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Identify a specific scene that suggest that On the Waterfront  repudiates violence.

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luumon | Student, Grade 9 | eNoter

Posted April 28, 2012 at 4:00 AM via web

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Identify a specific scene that suggest that On the Waterfront  repudiates violence.

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akannan | Middle School Teacher | (Level 3) Distinguished Educator

Posted April 28, 2012 at 2:07 PM (Answer #1)

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Consider the ending as one of the best examples of how the film repudiates violence.  The physical confrontation between Friendly and Terry does not accomplish anything.  It shows the savagery and brutality of the characters, but neither end is advanced through violence.  Terry is able to beat up Friendly, but his goons end up pulverizing Terry.  Friendly's control is not substantiated through violence, as it does not strike fear or ensure that the people on the the dock watching recoil in terror.  In the end, the conclusion of the film does not demonstrate that there is success in violence.  The fact that the ending shows neither side able to accomplish much of anything through violence helps to bring out how the film does not condone violence.  If anything, it repudiates it.  The repudiation of violence is seen in the ending when it is through the solidarity of the other workers that success is seen.  This solidarity is not a violent one and is not one that is brought out through violence, but rather through empathy.  Terry's claim that he is glad he did what he did is something that awakens the conscience of the workers.  This is not done through violence, or else they would have helped him at that moment.  Rather, it is done through reflection and personal analysis, making the acceptance of Terry something that has been brought about not through violence but understanding.  It is here where violence is not condoned, but rather repudiated by the film.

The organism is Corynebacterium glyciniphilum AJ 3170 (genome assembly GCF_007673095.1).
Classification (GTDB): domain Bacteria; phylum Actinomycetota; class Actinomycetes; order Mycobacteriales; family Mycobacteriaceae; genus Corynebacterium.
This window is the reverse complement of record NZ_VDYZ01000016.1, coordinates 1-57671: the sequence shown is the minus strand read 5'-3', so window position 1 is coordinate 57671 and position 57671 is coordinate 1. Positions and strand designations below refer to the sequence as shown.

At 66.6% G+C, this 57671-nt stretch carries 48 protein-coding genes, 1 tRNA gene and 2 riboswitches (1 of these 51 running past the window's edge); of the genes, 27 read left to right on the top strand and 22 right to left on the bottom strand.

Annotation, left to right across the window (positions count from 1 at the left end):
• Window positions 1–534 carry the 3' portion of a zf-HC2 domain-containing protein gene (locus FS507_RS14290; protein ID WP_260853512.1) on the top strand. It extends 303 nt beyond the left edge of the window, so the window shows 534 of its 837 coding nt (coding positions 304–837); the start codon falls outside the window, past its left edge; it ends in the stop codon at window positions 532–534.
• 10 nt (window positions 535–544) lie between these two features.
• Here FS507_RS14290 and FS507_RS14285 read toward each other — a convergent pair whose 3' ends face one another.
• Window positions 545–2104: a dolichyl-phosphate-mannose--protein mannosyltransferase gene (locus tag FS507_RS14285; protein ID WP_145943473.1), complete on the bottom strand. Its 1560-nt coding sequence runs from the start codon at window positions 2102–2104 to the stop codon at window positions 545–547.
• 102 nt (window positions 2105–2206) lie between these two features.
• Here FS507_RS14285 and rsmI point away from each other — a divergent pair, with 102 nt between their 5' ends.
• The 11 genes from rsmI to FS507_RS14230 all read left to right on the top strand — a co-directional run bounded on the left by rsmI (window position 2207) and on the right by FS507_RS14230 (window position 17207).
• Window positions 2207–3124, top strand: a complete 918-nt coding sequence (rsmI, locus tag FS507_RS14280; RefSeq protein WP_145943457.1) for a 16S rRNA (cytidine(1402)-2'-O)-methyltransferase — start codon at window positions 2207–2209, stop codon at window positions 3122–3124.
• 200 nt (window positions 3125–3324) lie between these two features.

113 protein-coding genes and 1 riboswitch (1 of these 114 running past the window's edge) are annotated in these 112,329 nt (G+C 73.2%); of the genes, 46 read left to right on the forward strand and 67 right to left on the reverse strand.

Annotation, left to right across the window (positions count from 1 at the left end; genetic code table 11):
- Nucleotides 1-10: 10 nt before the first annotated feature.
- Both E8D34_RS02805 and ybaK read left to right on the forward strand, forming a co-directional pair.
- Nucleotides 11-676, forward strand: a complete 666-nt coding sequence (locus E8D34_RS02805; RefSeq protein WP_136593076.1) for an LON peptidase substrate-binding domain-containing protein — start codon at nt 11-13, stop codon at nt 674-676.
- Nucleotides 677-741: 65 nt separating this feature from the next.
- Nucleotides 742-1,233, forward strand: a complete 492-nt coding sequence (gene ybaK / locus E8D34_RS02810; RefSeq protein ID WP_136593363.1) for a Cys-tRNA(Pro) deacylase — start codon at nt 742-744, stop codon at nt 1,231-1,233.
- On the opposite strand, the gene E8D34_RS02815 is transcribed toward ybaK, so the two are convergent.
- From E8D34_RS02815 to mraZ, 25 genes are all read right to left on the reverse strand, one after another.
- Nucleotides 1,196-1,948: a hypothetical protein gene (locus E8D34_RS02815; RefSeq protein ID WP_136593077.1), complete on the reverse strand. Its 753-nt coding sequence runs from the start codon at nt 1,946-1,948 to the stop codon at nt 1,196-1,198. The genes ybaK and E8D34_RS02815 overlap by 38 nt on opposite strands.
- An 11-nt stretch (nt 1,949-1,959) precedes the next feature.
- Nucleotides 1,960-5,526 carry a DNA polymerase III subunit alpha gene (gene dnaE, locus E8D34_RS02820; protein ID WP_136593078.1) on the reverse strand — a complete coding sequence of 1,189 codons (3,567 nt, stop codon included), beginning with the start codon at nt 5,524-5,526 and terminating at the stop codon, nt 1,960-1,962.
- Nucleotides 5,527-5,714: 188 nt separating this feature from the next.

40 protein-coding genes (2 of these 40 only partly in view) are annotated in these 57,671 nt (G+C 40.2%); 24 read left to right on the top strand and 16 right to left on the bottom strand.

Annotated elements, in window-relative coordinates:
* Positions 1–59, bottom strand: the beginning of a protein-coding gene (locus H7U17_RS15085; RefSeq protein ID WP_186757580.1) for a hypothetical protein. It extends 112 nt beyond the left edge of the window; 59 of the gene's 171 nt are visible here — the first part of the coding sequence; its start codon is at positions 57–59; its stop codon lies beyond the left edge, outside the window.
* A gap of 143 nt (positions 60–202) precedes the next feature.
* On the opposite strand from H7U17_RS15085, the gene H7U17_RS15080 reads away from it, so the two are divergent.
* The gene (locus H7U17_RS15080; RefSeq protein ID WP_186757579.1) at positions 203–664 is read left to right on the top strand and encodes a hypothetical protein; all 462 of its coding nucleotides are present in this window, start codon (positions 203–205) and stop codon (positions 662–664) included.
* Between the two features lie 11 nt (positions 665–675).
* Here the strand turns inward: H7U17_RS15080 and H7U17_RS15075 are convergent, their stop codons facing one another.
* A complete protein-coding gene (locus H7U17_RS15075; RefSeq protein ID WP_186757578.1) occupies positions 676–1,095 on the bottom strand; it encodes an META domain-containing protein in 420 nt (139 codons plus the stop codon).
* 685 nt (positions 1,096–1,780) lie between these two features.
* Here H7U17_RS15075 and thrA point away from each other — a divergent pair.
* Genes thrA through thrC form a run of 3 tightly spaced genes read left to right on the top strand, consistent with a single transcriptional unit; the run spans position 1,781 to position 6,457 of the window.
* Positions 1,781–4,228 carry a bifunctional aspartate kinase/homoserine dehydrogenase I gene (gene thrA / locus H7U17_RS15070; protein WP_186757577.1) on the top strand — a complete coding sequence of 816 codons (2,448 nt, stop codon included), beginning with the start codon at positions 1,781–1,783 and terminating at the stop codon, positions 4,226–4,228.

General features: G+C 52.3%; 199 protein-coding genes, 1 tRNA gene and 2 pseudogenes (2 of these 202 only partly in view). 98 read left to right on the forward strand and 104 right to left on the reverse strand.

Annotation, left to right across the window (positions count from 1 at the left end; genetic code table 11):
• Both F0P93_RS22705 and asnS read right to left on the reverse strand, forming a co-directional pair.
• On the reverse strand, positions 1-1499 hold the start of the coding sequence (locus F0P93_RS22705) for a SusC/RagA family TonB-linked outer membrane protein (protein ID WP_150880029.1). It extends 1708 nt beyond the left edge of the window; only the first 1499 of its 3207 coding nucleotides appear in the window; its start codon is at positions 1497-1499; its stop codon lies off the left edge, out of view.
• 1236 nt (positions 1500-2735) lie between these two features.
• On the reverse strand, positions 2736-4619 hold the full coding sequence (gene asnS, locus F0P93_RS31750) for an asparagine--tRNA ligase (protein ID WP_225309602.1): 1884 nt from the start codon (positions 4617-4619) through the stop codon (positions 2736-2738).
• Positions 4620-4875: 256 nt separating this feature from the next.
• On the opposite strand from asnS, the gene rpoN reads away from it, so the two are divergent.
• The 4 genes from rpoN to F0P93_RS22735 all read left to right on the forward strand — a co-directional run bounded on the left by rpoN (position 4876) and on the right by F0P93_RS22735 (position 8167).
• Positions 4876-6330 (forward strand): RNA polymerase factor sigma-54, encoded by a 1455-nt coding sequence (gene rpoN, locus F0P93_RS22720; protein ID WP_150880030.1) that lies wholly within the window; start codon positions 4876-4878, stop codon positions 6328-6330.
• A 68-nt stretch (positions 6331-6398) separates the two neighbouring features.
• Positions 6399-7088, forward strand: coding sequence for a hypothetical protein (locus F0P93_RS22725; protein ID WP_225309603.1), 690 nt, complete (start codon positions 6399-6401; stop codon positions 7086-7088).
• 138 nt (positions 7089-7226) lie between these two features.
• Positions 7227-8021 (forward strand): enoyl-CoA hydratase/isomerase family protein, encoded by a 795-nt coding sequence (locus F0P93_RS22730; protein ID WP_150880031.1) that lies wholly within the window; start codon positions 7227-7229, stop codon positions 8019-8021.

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William Delaney | (Level 3) Educator Emeritus

Posted April 28, 2012 at 2:30 PM (Answer #2)

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Another specific scene which that suggests that On The Waterfront repudiates violence occurs in the saloon when Terry Malloy (Marlon Brando) is waiting for Johnny Friendly (Lee J. Cobb) with a gun, intending to kill him for killing his brother. (Terry's brother gave him the gun in the taxi scene and told him, "You're going to need it.") Father O'Malley (Karl Malden) shows up at the saloon and convinces Terry that he can hurt Friendly and his thugs a lot more by testifying before the commission that is investigating union racketeering on the waterfront. (In effect, the priest is telling him that the truth is superior to violence.) In the long run it is Terry's testimony that destroys Friendly, although Terry has to go through a period of ostracism for failing to remain D&D. Brando and Malden were two of the best movie actors of the period, and this confrontation between their two characters in the saloon is classic.

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